Two Americas

Two Americas:  Those who use the coersive power of the government to take money for themselves, and those who have to earn it by giving value for money in non-coerced , arms-length transactions.

Via Carpe Diem, which has more thoughts on the trend

Note:  I have seen folks defend this type of chart by saying it is just the function of  the inflection point of a normal distribution creeping by inflation across a dividing line.  But look the $180K+ in 2010 vs. the $150K+ in 2005.  By inflation, a $150,000 salary should not have increased to more than $165,000, but we see more than twice as many people making $180K plus today than made $150K plus five years ago.


  1. Mark:

    How is that type of increase even possible?

  2. Mark:

    Also, do we have the data for 2006, 2007, 2008, and 2009? That would be interesting. Did this happen stepwise, or was there a huge jump with the turnover in administration.

    If it is the latter, then the taxpayers should be calling for impeachment.

  3. Doug:

    Impeach The One? Haven't you heard? He's for The Little Guy!

  4. caseyboy:

    And the progressive media presses Paul Ryan or John Boehner on how they'll actually be able to cut spending. Da, maybe they can cut government workers and and roll back wages for those that remain. A while back I heard an academic attempt to rationalize this growing disparity. He said something about the size and nature of national problems required top notch people to solve them. You have pay to get top talent. So the government not only pulls capital out of the markets, it also pulls talent. Although I'm not so sure we have the best and brightest walking the halls of government.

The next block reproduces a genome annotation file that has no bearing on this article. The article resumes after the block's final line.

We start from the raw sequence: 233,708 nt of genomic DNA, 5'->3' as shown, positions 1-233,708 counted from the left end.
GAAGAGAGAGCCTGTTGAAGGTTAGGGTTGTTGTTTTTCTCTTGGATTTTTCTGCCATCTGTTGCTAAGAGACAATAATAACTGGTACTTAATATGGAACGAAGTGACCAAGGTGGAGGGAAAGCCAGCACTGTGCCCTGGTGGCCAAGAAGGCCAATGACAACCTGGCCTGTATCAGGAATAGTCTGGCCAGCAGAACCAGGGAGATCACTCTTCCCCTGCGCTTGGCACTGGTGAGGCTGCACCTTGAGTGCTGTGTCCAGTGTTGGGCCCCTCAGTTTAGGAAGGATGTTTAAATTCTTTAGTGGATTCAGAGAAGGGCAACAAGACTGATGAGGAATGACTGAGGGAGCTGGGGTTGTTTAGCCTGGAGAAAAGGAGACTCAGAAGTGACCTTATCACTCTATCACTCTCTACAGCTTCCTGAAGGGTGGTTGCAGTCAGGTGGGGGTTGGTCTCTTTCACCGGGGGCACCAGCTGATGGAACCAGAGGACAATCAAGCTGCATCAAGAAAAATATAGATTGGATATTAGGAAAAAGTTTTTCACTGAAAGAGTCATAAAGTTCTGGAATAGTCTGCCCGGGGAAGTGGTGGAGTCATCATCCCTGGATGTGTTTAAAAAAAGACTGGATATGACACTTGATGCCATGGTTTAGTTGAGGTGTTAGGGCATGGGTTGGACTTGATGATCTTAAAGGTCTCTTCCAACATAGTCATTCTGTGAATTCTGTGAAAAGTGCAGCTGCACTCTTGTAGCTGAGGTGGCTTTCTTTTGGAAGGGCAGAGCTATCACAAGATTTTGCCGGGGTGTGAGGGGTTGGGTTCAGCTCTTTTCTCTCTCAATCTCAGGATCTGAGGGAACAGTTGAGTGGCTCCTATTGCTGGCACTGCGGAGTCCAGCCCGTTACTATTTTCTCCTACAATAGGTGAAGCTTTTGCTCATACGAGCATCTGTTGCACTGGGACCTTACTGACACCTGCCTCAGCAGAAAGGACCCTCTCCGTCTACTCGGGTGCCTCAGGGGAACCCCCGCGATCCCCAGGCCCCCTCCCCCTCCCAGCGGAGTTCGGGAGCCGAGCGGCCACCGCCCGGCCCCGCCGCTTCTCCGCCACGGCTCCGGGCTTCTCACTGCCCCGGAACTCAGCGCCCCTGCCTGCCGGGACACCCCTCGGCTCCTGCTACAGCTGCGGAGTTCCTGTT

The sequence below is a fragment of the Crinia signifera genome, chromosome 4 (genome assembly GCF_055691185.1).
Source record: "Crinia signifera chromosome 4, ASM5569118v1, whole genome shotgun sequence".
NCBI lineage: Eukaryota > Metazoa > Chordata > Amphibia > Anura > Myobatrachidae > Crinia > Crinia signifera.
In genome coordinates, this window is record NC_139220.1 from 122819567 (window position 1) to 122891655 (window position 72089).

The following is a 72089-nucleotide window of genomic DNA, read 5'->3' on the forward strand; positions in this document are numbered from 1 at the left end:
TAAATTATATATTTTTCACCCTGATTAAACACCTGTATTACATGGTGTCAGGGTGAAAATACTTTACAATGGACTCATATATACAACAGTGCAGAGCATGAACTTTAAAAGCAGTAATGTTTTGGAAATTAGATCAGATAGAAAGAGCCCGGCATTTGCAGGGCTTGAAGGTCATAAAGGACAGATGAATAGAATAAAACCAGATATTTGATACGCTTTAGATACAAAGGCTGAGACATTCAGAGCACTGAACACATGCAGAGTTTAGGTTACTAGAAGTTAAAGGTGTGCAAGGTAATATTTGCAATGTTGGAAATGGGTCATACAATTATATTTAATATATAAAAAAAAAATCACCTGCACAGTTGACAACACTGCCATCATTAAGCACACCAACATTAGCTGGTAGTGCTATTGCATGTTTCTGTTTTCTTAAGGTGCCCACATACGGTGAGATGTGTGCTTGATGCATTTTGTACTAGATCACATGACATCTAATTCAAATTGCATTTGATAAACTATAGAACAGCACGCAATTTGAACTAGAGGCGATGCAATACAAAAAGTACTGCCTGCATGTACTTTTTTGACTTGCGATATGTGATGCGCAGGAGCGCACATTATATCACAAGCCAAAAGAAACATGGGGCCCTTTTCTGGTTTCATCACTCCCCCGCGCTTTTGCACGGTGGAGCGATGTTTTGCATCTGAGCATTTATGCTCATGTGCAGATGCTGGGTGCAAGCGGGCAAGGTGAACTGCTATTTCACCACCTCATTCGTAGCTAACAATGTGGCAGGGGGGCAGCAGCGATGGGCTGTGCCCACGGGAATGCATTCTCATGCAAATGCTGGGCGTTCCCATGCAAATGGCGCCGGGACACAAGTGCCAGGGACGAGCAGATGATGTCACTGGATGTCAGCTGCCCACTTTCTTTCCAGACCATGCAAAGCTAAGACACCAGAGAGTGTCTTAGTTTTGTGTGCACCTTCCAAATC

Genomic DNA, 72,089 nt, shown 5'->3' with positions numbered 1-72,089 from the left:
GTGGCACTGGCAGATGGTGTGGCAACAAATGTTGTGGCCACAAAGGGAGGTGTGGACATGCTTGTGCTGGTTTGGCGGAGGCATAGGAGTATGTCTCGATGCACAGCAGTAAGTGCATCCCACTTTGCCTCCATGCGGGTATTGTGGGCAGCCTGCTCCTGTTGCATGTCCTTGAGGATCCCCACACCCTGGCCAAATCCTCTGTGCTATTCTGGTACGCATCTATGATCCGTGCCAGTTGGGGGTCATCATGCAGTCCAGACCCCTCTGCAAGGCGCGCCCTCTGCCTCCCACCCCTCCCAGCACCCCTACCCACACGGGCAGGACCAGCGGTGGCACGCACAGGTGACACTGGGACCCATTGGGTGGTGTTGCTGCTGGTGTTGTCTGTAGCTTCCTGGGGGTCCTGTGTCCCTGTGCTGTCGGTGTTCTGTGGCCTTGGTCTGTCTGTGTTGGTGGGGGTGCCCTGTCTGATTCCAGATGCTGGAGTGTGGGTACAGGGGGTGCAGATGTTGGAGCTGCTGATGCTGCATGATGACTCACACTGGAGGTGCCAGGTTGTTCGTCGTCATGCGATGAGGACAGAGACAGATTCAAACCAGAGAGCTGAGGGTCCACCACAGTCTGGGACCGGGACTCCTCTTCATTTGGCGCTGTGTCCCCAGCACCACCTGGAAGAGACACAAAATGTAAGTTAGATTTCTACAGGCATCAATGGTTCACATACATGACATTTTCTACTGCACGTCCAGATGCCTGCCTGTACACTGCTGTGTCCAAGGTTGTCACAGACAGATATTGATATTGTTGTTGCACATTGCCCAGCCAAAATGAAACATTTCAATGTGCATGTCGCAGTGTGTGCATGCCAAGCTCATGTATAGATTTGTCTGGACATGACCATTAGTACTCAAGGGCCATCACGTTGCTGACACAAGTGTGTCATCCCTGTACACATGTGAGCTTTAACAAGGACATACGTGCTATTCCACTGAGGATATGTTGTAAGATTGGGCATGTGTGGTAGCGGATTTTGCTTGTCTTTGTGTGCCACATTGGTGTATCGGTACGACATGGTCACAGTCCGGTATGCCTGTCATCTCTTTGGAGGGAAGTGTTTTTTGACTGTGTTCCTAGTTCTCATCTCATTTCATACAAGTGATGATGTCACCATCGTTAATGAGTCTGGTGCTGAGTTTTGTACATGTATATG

5. Brad Warbiany:

    "I have seen folks defend this type of chart by saying it is just the function of the inflection point of a normal distribution creeping by inflation across a dividing line."

    Those wouldn't happen to be the same folks on the left who are advocating government spending and quantitative easing to fend off deflation right now, would they?

    If so, they're like the white queen who can believe as many as six impossible things before breakfast!

  6. Dr. T:

    A Story about Federal Pay: The Veterans Health Administration has long had difficulties retaining fulltime physicians because the pay is so low compared to what physicians make in private practice or even academic medicine. The gap between VA and private pay is huge for some specialists. Many VA patients are admitted to private hospitals and are attended by private physicians at great costs to the VHA due to a lack of salaried specialists.

    A few years ago, Congress passed a law to increase the salaries of VA physicians. The law required sorting physicians into tiers based on their specialties and typical incomes for private practitioners in those specialties. There were six tiers. One would expect that the highest paid specialists (neurosurgeons, transplant surgeons, cardiothoracic surgeons, radiation oncologists, etc.) would be in that top tier. One would be wrong. The top tier was for administrative VHA physicians in Washington, DC and in the 22 regional VHA offices. The bureaucrats and politicians take care of themselves above all others.